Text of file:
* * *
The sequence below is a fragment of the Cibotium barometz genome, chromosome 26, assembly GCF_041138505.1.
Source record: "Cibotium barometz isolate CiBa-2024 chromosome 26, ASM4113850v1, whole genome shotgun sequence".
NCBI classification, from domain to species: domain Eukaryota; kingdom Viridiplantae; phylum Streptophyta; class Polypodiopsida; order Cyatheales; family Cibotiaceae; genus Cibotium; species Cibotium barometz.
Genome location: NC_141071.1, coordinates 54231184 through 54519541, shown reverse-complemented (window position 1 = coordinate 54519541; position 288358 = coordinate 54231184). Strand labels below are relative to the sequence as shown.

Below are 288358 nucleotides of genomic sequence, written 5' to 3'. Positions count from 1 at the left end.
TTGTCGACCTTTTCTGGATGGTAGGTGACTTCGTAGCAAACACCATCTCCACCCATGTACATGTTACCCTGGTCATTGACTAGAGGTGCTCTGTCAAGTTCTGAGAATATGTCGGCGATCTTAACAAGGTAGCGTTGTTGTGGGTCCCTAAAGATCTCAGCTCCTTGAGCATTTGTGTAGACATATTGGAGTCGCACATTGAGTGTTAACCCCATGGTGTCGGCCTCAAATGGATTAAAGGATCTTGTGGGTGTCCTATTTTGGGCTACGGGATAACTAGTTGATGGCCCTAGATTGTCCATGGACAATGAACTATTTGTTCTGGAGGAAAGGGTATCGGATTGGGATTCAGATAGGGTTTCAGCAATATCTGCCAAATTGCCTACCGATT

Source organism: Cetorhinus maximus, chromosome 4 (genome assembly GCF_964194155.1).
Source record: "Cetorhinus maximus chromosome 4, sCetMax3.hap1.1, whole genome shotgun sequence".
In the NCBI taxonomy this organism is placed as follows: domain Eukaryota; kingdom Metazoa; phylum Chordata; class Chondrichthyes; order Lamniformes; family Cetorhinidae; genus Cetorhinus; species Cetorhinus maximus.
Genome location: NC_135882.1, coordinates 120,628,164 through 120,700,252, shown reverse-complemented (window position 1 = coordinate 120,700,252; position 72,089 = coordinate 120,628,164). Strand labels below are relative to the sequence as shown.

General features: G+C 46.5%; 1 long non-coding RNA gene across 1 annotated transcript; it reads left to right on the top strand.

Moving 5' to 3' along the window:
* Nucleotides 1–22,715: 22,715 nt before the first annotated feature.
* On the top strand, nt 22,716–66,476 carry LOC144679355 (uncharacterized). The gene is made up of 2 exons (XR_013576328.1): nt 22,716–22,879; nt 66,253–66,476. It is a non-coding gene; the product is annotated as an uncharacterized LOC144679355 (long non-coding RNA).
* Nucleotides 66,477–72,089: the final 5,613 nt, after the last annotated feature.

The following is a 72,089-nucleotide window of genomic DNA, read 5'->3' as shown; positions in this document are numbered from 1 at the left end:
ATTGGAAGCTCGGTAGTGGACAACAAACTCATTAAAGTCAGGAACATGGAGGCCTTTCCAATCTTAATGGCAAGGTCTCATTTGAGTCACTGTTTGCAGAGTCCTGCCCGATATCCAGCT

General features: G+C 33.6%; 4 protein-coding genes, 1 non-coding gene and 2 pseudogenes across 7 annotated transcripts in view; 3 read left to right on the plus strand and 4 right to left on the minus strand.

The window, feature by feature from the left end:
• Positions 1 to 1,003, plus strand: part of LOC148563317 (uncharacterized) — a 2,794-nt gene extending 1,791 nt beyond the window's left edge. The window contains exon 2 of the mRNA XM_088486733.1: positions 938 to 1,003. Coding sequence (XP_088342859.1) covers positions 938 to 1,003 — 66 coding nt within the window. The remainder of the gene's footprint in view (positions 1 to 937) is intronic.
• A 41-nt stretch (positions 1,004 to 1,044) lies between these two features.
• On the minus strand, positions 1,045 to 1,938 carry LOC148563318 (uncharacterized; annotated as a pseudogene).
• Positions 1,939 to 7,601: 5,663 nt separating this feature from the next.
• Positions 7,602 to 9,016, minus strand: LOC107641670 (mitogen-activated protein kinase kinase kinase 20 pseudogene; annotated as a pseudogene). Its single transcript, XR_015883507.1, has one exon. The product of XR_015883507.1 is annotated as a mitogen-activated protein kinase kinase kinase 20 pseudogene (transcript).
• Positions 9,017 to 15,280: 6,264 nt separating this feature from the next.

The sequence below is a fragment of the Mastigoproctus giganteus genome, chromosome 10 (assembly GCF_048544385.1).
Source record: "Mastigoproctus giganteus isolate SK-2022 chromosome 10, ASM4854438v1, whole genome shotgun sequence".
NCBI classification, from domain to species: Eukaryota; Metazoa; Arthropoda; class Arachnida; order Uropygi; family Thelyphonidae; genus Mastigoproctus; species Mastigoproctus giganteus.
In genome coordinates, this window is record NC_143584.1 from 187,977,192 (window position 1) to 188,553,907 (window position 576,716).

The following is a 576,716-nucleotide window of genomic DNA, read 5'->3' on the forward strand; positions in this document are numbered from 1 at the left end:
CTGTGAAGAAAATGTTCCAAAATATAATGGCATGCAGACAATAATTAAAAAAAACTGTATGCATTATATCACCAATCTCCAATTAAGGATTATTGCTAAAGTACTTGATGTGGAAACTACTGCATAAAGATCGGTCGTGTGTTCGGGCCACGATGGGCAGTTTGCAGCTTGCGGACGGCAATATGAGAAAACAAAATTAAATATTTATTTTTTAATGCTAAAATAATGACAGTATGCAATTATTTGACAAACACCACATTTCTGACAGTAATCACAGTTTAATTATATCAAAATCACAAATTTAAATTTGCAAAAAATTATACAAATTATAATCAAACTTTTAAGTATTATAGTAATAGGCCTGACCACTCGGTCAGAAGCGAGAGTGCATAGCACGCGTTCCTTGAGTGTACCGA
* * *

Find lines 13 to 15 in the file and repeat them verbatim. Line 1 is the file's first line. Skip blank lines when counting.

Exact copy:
* Nucleotides 1–22,715: 22,715 nt before the first annotated feature.
* On the top strand, nt 22,716–66,476 carry LOC144679355 (uncharacterized). The gene is made up of 2 exons (XR_013576328.1): nt 22,716–22,879; nt 66,253–66,476. It is a non-coding gene; the product is annotated as an uncharacterized LOC144679355 (long non-coding RNA).
* Nucleotides 66,477–72,089: the final 5,613 nt, after the last annotated feature.